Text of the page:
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Wick's Review

Created Feb 21, 2013 10:34PM PST • Edited Sep 05, 2019 07:58PM PST

  1. Quality
  2. Great 4.0

    The Last of the Mohicans was a benchmark in ’92. It still packs an action wallop, delivers a romantic jolt and provides a lens into the development of the American character, notwithstanding its historical liberties.

    This cinematically big movie features a perfect man who engages in a perfect romance. Make that a war-torn perfect romance – between Daniel Day-Lewis’s frontiersman and Madeleine Stowe’s proper lady. Women who can endure the movie’s savagery will be swept away.

    History buffs like me cherish celebrated director Michael Mann’s period piece because its French & Indian War setting provides a canvas to explore the ways of the last Native Americans living traditional lives in New York, the increasingly fraught relationship between British settlers and the British Empire, and the emergence of American exceptionalism, one generation short of 1776.

    Plus, Daniel Day-Lewis’s Hawkeye is as cool a movie hero as comes along in any generation.

  3. Great 4.0

    Daniel Day-Lewis dominates the movie, though onscreen half the time, in one of his iconic performances. Laconic yet supremely capable and physical, confident to the point of cockiness, it’s a classic American performance by the British actor. Oh yeah, his hair is perfect, with long locks that many women will covet.

    Madeleine Stowe proves a worthy true-love interest for him as a Colonel’s strong and lovely daughter. Maurice RoĆ«ves stands out as her father, a British officer under siege morally and militarily.

    The three main Native Americans in the cast set a standard for authentic Indian portrayals in the movies. Wes Studi’s villainous performance is every bit the equal of DDL’s heroic one, while Russell Means is quietly affecting as Chingachgook, the titular Last of the Mohicans and the adoptive Indian father of DDL’s Hawkeye. Mostly famous as a political activist, Means became a successful actor following his debut performance as Chingachgook. Likewise, Eric Schweig is also quietly affecting as his son and Hawkeye’s adoptive brother Uncas.

  4. Male Stars Perfect 5.0
  5. Female Stars Very Good 3.5
  6. Female Costars OK 2.5
  7. Male Costars Really Great 4.5
  8. Very Good 3.5

    The Last of the Mohicans feels like a Western, which seems right given that upstate New York was the Western Frontier in the mid-1700s. To that end, it follows the form of many great post-modern Westerns by lavishing nearly as much character development on the villains as on the heroes, and in showing the Indians as understandable people, even though their cultural values are dramatically different than the Whites.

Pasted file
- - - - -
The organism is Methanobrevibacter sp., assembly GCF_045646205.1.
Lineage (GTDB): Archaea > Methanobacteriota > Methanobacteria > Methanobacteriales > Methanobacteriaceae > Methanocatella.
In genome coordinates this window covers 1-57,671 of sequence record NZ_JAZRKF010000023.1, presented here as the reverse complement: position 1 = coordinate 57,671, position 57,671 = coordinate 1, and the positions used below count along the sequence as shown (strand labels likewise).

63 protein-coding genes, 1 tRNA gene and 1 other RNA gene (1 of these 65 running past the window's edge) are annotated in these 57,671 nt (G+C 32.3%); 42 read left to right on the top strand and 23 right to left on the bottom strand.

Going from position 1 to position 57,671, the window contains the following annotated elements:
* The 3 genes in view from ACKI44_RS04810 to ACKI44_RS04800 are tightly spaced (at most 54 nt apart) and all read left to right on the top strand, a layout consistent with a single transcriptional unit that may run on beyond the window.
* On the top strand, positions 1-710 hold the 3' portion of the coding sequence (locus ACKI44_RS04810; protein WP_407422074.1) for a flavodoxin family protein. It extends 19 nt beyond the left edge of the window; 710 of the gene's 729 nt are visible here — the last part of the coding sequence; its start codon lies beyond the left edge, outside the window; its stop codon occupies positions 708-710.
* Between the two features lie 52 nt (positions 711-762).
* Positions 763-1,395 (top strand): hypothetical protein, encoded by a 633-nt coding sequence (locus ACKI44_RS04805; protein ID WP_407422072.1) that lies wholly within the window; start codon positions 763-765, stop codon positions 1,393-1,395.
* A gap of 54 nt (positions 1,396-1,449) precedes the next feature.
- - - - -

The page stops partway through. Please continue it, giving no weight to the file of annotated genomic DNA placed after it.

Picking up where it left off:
9. Direction Great 4.0

    The great Michael Mann is known for contemporary crime drama, from the TV Miami Vice to Thief to Heat to the big screen Miami Vice. But The Last of the Mohicans demonstrated that his deeper talent is in orchestrating stories about cunning men, no matter the setting. An action maestro, he employed 66 stuntmen in this big movie. The only surprise is its tremendous romance. Who knew the killer director had the heart.

  10. Play Very Good 3.5
  11. Music Great 4.0
  12. Visuals Very Good 3.5

    The visuals deserve a perfect were the night scenes not so dark. Perhaps it is Netflix’s fault, but several scenes look like they were shot under a moonless sky, with no key lighting to illuminate the goings-on.

    That said, the terrific locations that look like pastoral upstate New York include Chimney Rock Park, NC and The Manor in Asheville, NC. Notice something? The movie was shot in Carolina. No Mohicans there.

  13. Content
  14. Sordid 2.6

    Savage violence is more heartache than most romance fans can endure. But endure it they must to taste the tremendous romantic highs in The Last of the Mohicans.

  15. Sex Innocent 1.3
  16. Violence Savage 4.0

    Scalping, throat slitting and even cutting out a living heart are all vividly shown. Savage.

  17. Rudeness Salty 2.5
  18. Glib 1.5

    This impressively realistic period piece credits the following:

    Thanks to Chief Leon Shenandoah and the Confederacy of the Six Nations, the Smithsonian Institution and the Victoria and Albert Museum, London.

    The last two are lovingly described as the attics of the United States and the United Kingdom, respectively.

    Literary and historical liberties have been taken, nonetheless.

    The movie’s underlying reality provides insight into the developing American character in the run-up to the American Revolution. Self-reliant landowners had little use for hereditary privilege. They weren’t about to hold their tongues or obey a government in which they had no say. Twenty years later came the shot heard ’round the world.

    Finally, the Indians are shown quite sympathetically, notwithstanding some savage traits. The opening scene of a respectful deer hunt is especially affecting.

  19. Circumstantial Glib 2.0
  20. Biological Glib 1.6
  21. Physical Natural 1.0


Subscribe to The Last of the Mohicans 4 replies, 3 voices
Feb 27, 2013 10:06PM

Regarding Wick’s Review
OK then. Hard thing to prove.

Feb 27, 2013 9:57PM

Regarding Wick’s Review
According to my English teacher during junior year of high school, this was the first movie in which someone carried and shot guns in both hands at the same time.

Feb 22, 2013 10:32PM

Regarding Wick’s Review
Thanks. It just came on Netflix OD about a week ago. Only problem is some of the night scenes are so dark you can’t see anything.